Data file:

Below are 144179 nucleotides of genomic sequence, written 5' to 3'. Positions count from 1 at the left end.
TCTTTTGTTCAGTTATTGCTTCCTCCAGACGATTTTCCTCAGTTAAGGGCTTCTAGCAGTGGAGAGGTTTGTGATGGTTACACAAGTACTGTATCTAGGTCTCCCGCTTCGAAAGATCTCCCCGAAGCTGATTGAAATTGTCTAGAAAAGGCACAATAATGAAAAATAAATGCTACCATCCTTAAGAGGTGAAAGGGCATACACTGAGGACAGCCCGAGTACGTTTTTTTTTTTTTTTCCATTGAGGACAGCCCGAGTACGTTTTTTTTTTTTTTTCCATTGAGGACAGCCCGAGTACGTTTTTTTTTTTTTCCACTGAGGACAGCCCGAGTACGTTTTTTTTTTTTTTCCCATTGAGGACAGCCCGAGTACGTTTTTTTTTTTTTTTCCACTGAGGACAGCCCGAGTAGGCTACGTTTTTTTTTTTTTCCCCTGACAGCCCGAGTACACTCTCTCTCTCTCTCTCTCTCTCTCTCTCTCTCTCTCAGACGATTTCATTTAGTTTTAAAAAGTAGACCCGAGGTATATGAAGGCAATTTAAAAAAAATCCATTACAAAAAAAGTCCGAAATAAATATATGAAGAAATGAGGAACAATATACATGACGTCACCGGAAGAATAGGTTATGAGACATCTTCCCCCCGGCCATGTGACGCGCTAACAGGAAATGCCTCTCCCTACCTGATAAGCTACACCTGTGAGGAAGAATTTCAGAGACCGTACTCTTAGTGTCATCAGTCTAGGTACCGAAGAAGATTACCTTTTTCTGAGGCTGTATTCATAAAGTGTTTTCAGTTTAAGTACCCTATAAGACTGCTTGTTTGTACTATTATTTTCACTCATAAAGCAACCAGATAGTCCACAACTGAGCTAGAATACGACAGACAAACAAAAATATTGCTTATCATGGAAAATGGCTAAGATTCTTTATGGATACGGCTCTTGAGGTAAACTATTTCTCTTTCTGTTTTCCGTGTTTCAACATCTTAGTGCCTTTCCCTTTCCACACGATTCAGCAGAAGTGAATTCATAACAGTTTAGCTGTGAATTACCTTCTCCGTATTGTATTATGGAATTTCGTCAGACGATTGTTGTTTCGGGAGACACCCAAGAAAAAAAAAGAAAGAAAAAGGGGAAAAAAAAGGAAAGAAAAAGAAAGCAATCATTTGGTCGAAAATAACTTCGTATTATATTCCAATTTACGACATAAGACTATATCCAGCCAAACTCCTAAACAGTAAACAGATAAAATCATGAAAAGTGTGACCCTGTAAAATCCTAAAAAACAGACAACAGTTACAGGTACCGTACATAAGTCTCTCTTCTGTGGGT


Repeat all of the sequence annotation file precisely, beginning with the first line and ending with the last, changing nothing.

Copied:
Below are 144179 nucleotides of genomic sequence, written 5' to 3'. Positions count from 1 at the left end.
TCTTTTGTTCAGTTATTGCTTCCTCCAGACGATTTTCCTCAGTTAAGGGCTTCTAGCAGTGGAGAGGTTTGTGATGGTTACACAAGTACTGTATCTAGGTCTCCCGCTTCGAAAGATCTCCCCGAAGCTGATTGAAATTGTCTAGAAAAGGCACAATAATGAAAAATAAATGCTACCATCCTTAAGAGGTGAAAGGGCATACACTGAGGACAGCCCGAGTACGTTTTTTTTTTTTTTTCCATTGAGGACAGCCCGAGTACGTTTTTTTTTTTTTTTCCATTGAGGACAGCCCGAGTACGTTTTTTTTTTTTTCCACTGAGGACAGCCCGAGTACGTTTTTTTTTTTTTTCCCATTGAGGACAGCCCGAGTACGTTTTTTTTTTTTTTTCCACTGAGGACAGCCCGAGTAGGCTACGTTTTTTTTTTTTTCCCCTGACAGCCCGAGTACACTCTCTCTCTCTCTCTCTCTCTCTCTCTCTCTCTCTCAGACGATTTCATTTAGTTTTAAAAAGTAGACCCGAGGTATATGAAGGCAATTTAAAAAAAATCCATTACAAAAAAAGTCCGAAATAAATATATGAAGAAATGAGGAACAATATACATGACGTCACCGGAAGAATAGGTTATGAGACATCTTCCCCCCGGCCATGTGACGCGCTAACAGGAAATGCCTCTCCCTACCTGATAAGCTACACCTGTGAGGAAGAATTTCAGAGACCGTACTCTTAGTGTCATCAGTCTAGGTACCGAAGAAGATTACCTTTTTCTGAGGCTGTATTCATAAAGTGTTTTCAGTTTAAGTACCCTATAAGACTGCTTGTTTGTACTATTATTTTCACTCATAAAGCAACCAGATAGTCCACAACTGAGCTAGAATACGACAGACAAACAAAAATATTGCTTATCATGGAAAATGGCTAAGATTCTTTATGGATACGGCTCTTGAGGTAAACTATTTCTCTTTCTGTTTTCCGTGTTTCAACATCTTAGTGCCTTTCCCTTTCCACACGATTCAGCAGAAGTGAATTCATAACAGTTTAGCTGTGAATTACCTTCTCCGTATTGTATTATGGAATTTCGTCAGACGATTGTTGTTTCGGGAGACACCCAAGAAAAAAAAAGAAAGAAAAAGGGGAAAAAAAAGGAAAGAAAAAGAAAGCAATCATTTGGTCGAAAATAACTTCGTATTATATTCCAATTTACGACATAAGACTATATCCAGCCAAACTCCTAAACAGTAAACAGATAAAATCATGAAAAGTGTGACCCTGTAAAATCCTAAAAAACAGACAACAGTTACAGGTACCGTACATAAGTCTCTCTTCTGTGGGT